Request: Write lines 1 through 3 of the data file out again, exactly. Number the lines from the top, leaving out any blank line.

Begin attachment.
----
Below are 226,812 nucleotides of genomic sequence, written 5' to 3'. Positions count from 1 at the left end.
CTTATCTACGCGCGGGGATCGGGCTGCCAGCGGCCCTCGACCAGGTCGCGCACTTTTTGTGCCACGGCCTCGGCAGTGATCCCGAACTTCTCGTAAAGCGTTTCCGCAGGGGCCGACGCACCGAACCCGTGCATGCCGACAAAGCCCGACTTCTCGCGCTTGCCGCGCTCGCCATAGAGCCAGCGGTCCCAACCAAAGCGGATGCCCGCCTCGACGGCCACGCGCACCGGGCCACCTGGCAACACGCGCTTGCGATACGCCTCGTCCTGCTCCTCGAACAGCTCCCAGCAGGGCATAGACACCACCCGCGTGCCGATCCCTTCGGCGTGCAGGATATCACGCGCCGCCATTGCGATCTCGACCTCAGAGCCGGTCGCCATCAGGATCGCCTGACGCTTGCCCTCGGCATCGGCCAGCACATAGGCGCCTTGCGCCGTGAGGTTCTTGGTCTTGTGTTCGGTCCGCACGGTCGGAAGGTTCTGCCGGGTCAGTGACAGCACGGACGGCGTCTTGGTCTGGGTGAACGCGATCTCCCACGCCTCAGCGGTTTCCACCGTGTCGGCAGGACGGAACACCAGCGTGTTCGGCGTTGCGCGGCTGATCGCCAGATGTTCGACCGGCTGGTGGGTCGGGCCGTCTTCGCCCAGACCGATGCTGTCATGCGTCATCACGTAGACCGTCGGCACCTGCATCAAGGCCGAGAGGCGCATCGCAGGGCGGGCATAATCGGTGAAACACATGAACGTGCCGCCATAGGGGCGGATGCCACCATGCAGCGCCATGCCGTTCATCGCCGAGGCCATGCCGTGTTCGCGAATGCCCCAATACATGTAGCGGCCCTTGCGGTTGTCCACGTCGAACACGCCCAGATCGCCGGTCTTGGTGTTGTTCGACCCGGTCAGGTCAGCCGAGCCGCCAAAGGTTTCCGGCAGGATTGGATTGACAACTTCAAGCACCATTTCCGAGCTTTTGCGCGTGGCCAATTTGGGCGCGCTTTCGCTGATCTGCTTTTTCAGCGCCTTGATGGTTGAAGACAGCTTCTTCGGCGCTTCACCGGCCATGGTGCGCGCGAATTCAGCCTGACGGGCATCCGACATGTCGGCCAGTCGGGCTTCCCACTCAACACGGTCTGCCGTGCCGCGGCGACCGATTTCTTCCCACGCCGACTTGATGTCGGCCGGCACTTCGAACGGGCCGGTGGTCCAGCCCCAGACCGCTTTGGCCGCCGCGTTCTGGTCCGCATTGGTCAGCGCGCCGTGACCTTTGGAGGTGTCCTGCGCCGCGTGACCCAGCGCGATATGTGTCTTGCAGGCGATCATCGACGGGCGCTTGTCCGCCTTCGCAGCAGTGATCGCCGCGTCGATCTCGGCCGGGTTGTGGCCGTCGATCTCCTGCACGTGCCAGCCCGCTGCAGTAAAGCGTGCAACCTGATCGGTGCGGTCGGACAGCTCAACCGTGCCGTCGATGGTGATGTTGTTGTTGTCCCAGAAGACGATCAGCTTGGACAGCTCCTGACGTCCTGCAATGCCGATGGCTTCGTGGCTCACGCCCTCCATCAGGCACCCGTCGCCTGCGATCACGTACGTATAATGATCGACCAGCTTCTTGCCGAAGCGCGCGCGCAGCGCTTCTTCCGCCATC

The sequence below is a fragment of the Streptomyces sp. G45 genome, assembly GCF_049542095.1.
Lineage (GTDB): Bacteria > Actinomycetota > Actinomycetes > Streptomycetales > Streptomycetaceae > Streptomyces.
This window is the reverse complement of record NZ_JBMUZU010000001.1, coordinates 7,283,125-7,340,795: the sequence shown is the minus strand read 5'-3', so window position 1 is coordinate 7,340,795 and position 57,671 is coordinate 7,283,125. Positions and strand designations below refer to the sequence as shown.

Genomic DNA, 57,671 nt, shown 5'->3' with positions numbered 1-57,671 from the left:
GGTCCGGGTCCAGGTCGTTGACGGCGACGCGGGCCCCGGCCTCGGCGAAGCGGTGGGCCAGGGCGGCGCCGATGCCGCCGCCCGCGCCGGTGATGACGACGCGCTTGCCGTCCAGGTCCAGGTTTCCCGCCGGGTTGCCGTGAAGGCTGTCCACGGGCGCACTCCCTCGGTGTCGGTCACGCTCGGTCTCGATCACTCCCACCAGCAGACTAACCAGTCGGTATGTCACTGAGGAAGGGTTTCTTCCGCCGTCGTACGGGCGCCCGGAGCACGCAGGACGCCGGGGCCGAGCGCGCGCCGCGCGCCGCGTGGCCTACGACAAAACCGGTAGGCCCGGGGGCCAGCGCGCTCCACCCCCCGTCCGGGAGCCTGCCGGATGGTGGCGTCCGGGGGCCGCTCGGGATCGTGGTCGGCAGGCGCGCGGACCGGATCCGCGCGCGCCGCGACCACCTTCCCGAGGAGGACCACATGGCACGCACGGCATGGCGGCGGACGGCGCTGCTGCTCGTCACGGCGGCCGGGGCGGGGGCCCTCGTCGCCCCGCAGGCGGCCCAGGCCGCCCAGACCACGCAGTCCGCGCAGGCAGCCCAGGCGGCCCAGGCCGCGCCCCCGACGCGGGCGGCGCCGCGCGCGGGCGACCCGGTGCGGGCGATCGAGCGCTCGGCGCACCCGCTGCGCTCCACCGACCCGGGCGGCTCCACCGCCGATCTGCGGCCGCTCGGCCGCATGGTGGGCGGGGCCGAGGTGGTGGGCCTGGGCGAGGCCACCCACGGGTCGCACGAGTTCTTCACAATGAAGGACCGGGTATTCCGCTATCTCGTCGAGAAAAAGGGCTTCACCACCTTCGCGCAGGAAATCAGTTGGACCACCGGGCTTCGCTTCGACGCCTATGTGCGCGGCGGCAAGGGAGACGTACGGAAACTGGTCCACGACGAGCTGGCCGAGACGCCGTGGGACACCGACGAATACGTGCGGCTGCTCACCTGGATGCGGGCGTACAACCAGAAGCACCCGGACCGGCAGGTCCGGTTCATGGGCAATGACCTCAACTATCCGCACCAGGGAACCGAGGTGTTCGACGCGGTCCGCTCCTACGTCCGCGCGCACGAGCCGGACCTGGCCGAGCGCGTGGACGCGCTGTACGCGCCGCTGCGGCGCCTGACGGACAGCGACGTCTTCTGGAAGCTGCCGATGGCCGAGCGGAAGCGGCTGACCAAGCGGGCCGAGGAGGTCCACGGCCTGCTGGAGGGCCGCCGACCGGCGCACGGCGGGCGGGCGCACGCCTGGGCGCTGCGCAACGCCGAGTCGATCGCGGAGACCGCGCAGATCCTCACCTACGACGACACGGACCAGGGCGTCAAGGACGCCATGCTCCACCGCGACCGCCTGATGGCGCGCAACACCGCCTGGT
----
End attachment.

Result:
Below are 226,812 nucleotides of genomic sequence, written 5' to 3'. Positions count from 1 at the left end.
CTTATCTACGCGCGGGGATCGGGCTGCCAGCGGCCCTCGACCAGGTCGCGCACTTTTTGTGCCACGGCCTCGGCAGTGATCCCGAACTTCTCGTAAAGCGTTTCCGCAGGGGCCGACGCACCGAACCCGTGCATGCCGACAAAGCCCGACTTCTCGCGCTTGCCGCGCTCGCCATAGAGCCAGCGGTCCCAACCAAAGCGGATGCCCGCCTCGACGGCCACGCGCACCGGGCCACCTGGCAACACGCGCTTGCGATACGCCTCGTCCTGCTCCTCGAACAGCTCCCAGCAGGGCATAGACACCACCCGCGTGCCGATCCCTTCGGCGTGCAGGATATCACGCGCCGCCATTGCGATCTCGACCTCAGAGCCGGTCGCCATCAGGATCGCCTGACGCTTGCCCTCGGCATCGGCCAGCACATAGGCGCCTTGCGCCGTGAGGTTCTTGGTCTTGTGTTCGGTCCGCACGGTCGGAAGGTTCTGCCGGGTCAGTGACAGCACGGACGGCGTCTTGGTCTGGGTGAACGCGATCTCCCACGCCTCAGCGGTTTCCACCGTGTCGGCAGGACGGAACACCAGCGTGTTCGGCGTTGCGCGGCTGATCGCCAGATGTTCGACCGGCTGGTGGGTCGGGCCGTCTTCGCCCAGACCGATGCTGTCATGCGTCATCACGTAGACCGTCGGCACCTGCATCAAGGCCGAGAGGCGCATCGCAGGGCGGGCATAATCGGTGAAACACATGAACGTGCCGCCATAGGGGCGGATGCCACCATGCAGCGCCATGCCGTTCATCGCCGAGGCCATGCCGTGTTCGCGAATGCCCCAATACATGTAGCGGCCCTTGCGGTTGTCCACGTCGAACACGCCCAGATCGCCGGTCTTGGTGTTGTTCGACCCGGTCAGGTCAGCCGAGCCGCCAAAGGTTTCCGGCAGGATTGGATTGACAACTTCAAGCACCATTTCCGAGCTTTTGCGCGTGGCCAATTTGGGCGCGCTTTCGCTGATCTGCTTTTTCAGCGCCTTGATGGTTGAAGACAGCTTCTTCGGCGCTTCACCGGCCATGGTGCGCGCGAATTCAGCCTGACGGGCATCCGACATGTCGGCCAGTCGGGCTTCCCACTCAACACGGTCTGCCGTGCCGCGGCGACCGATTTCTTCCCACGCCGACTTGATGTCGGCCGGCACTTCGAACGGGCCGGTGGTCCAGCCCCAGACCGCTTTGGCCGCCGCGTTCTGGTCCGCATTGGTCAGCGCGCCGTGACCTTTGGAGGTGTCCTGCGCCGCGTGACCCAGCGCGATATGTGTCTTGCAGGCGATCATCGACGGGCGCTTGTCCGCCTTCGCAGCAGTGATCGCCGCGTCGATCTCGGCCGGGTTGTGGCCGTCGATCTCCTGCACGTGCCAGCCCGCTGCAGTAAAGCGTGCAACCTGATCGGTGCGGTCGGACAGCTCAACCGTGCCGTCGATGGTGATGTTGTTGTTGTCCCAGAAGACGATCAGCTTGGACAGCTCCTGACGTCCTGCAATGCCGATGGCTTCGTGGCTCACGCCCTCCATCAGGCACCCGTCGCCTGCGATCACGTACGTATAATGATCGACCAGCTTCTTGCCGAAGCGCGCGCGCAGCGCTTCTTCCGCCATC

The sequence below is a fragment of the Streptomyces sp. G45 genome, assembly GCF_049542095.1.